Why does air travel seem so miserable?

Why does air travel seem so miserable?
May 13 2017

Bloodied passengers getting dragged off flights. Airport brawls. Shrinking seat sizes. Invasive pat downs. Long security lines. Extra fees. 

The chaotic scenes that have unfolded in airports and on airplanes over the past few years are raising the question: Is air travel getting more miserable for the American public? 

The frustrations of passengers seem to be boiling over, even though flight cancellations, airfares and customer complaints are all way down. 

Some blame the prevalence of social media and smart phones for creating a false picture of what the air travel experience is typically like.

But others say the unrest is being fueled by a new airline model that scarifies comfort and other freedoms in order to make flying more affordable and accessible. 

“If you’re not careful, you can feel like a mountain is being made out of molehill, but a closer look would probably scare the heck out of you,” said Jonathan Grella, executive vice president of public affairs for the U.S. Travel Association. “There is widespread upset and frustration with the state of air travel.”

Tensions between passengers and airlines have been escalating since the video of a man being violently dragged off a United Airlines flight went viral last month.

The incident, which sparked international outrage and congressional hearings, put a spotlight on the airline industry’s treatment of travelers.

Other videos have since emerged of a family being kicked off a Delta Air Lines flight; an upset mother claiming an American Airlines flight attendant hit her with a stroller; passengers brawling on a Southwest Airlines flight; and mayhem breaking out at an airport after Spirit Airlines cancelled hundreds of flights.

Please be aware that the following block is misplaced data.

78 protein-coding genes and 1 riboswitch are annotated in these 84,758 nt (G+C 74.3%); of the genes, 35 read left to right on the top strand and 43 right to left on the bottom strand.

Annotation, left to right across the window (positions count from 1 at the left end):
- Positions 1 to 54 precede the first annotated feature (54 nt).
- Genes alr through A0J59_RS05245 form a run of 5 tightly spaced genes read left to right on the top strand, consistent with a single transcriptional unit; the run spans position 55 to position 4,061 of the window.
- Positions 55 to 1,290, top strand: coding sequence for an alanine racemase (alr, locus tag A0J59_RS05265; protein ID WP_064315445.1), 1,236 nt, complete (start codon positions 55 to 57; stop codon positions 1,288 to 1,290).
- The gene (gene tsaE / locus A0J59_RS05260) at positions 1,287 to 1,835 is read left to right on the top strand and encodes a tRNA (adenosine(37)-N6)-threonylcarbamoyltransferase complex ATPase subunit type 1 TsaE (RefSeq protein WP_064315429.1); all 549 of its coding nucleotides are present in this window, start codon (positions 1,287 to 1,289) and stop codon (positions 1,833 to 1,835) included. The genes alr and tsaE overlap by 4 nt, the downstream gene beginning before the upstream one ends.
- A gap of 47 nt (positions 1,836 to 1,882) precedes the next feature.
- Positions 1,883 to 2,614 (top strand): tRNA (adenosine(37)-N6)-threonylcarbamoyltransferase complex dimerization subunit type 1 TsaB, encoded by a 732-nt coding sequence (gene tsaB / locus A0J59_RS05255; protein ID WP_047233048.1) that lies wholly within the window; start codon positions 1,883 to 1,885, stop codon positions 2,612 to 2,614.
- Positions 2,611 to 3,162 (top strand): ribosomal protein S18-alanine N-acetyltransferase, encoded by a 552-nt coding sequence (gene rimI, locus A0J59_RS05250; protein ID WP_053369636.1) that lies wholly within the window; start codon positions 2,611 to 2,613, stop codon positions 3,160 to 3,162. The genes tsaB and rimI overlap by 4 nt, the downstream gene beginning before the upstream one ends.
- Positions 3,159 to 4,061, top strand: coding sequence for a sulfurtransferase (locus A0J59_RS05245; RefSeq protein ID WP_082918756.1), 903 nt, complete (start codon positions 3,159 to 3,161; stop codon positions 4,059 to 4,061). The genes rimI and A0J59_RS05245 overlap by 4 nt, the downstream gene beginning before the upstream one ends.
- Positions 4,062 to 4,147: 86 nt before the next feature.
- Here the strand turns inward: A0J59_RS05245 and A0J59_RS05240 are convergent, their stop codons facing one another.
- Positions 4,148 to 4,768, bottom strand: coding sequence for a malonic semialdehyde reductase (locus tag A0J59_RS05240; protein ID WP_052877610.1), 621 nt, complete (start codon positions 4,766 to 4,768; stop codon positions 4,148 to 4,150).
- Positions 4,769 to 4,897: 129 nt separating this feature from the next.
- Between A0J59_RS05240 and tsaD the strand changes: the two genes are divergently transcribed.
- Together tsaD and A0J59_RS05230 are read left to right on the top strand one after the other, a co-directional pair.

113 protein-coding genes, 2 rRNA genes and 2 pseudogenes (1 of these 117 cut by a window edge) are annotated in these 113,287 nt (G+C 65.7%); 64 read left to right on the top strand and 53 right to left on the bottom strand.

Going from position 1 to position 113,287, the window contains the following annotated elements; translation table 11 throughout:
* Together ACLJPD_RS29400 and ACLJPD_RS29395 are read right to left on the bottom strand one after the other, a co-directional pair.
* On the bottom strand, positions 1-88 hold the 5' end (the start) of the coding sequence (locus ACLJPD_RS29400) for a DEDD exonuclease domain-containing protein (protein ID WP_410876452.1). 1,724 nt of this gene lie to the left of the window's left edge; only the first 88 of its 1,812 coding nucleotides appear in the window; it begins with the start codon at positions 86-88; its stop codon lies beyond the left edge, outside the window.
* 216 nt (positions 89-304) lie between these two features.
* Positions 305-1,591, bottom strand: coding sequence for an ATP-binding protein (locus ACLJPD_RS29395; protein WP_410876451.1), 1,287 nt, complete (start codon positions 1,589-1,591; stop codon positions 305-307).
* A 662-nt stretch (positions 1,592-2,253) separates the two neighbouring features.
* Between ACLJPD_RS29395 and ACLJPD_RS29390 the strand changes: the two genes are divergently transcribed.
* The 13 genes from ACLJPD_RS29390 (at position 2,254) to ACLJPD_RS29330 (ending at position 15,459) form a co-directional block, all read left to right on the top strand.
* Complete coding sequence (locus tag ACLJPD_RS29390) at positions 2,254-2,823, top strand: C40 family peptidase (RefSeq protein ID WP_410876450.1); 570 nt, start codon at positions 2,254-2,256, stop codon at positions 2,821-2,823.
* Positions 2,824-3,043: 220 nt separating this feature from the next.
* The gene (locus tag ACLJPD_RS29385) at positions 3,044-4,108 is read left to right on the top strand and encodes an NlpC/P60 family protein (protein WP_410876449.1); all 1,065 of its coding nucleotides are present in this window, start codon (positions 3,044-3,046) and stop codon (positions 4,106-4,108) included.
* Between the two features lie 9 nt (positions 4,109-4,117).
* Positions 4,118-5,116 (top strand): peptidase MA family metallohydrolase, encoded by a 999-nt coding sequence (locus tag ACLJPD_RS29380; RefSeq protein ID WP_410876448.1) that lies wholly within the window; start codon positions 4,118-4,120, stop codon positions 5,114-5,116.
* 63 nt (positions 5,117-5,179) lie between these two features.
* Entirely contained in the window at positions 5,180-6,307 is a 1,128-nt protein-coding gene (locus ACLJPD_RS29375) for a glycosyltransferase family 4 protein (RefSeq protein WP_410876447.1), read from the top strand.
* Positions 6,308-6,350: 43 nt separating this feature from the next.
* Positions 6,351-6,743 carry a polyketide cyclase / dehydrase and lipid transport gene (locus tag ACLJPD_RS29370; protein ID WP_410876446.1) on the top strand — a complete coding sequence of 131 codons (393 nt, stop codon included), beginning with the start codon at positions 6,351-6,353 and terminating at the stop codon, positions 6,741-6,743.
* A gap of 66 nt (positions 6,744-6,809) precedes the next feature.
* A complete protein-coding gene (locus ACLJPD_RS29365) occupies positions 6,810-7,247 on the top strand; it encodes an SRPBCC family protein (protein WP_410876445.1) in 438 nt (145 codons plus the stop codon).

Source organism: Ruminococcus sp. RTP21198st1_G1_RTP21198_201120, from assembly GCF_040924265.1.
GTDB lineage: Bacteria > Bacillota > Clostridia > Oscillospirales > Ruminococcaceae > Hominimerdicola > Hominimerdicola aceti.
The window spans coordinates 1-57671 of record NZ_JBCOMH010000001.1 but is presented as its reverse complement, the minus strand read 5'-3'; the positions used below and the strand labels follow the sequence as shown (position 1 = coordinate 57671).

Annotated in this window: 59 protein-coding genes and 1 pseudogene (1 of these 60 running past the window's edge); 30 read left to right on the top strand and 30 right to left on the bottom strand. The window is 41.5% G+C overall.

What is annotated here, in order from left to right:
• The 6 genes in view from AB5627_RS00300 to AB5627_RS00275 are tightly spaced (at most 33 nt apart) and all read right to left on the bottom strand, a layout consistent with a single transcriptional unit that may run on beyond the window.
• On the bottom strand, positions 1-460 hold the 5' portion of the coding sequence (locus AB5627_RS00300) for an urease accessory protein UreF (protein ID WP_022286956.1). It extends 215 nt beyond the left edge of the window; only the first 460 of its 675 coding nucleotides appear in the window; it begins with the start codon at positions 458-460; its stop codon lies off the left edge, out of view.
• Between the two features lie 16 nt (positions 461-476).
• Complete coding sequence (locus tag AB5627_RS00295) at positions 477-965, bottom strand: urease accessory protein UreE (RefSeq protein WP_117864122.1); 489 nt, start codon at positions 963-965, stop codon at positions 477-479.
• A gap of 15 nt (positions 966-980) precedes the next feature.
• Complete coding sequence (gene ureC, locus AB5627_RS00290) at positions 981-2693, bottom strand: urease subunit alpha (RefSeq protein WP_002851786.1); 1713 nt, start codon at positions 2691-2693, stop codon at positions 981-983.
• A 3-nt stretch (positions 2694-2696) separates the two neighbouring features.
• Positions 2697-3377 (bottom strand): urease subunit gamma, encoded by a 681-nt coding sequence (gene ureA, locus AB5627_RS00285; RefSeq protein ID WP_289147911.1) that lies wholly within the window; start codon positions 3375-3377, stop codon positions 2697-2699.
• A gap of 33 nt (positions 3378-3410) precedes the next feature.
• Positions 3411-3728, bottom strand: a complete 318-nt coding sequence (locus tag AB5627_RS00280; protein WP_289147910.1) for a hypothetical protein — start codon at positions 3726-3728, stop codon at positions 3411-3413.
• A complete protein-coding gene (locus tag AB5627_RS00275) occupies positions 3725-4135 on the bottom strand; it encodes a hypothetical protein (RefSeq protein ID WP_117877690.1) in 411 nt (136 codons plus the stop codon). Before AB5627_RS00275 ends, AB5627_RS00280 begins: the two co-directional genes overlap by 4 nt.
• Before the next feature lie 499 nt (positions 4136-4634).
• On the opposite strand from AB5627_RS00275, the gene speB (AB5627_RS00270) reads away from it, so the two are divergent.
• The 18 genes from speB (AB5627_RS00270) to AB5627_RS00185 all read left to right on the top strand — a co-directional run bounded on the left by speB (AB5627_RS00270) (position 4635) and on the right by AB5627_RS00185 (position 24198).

The Transportation Security Administration (TSA) has also been in the hot seat.

A reduction in TSA screeners created massive security lines at airports around the country last spring, leading to three-hour wait times in some cases and leaving scores of passengers stranded at airports over night.

And there have been multiple reports over the years of invasive and uncomfortable pat-down procedures conducted by TSA officers. 

“People are getting irritated, because they end up having these bad experiences,” Sen. Bill Nelson (D-Fla.), ranking member on the Commerce, Science and Transportation Committee, told The Hill.

While customers’ tempers seem to be flaring, the latest statistics from the Department of Transportation (DOT) paint a different picture. 

Complaints appear to be decreasing, with 950 customer complaints filed in February of this year, compared to 1,501 that were logged during the same month last year.

Flight cancellations, mishandled bags and bumped passenger rates reached the lowest levels in decades last year, according to the DOT. 

And the average cost of a domestic flight dropped to $347 in the last three months of 2016, down from $369 for a ticket during the same period in 2015. 

“Airlines are focused and committed to delivering the flight experience our customers expect and deserve when they take to the skies,” said Airlines for America (A4A), a trade group representing most of the nation’s major airlines.

“It’s a great time to fly as fares are historically low, air travel is safer than ever and intense competition across the industry has enabled customers to benefit from more choices and greater access to travel options.”

But some travel advocates say that the DOT statistics don’t tell the whole story. 

“That calculation does not account for ancillary fees,” Grella said. “People are paying for things they used to get for free. They feel nickel and dimed.” 

Airlines have increasingly moved towards a more “a la carte” menu that starts with a lower base fare and charges for add-ons that used to be standard with a ticket, such as checked baggage and seat assignments. 



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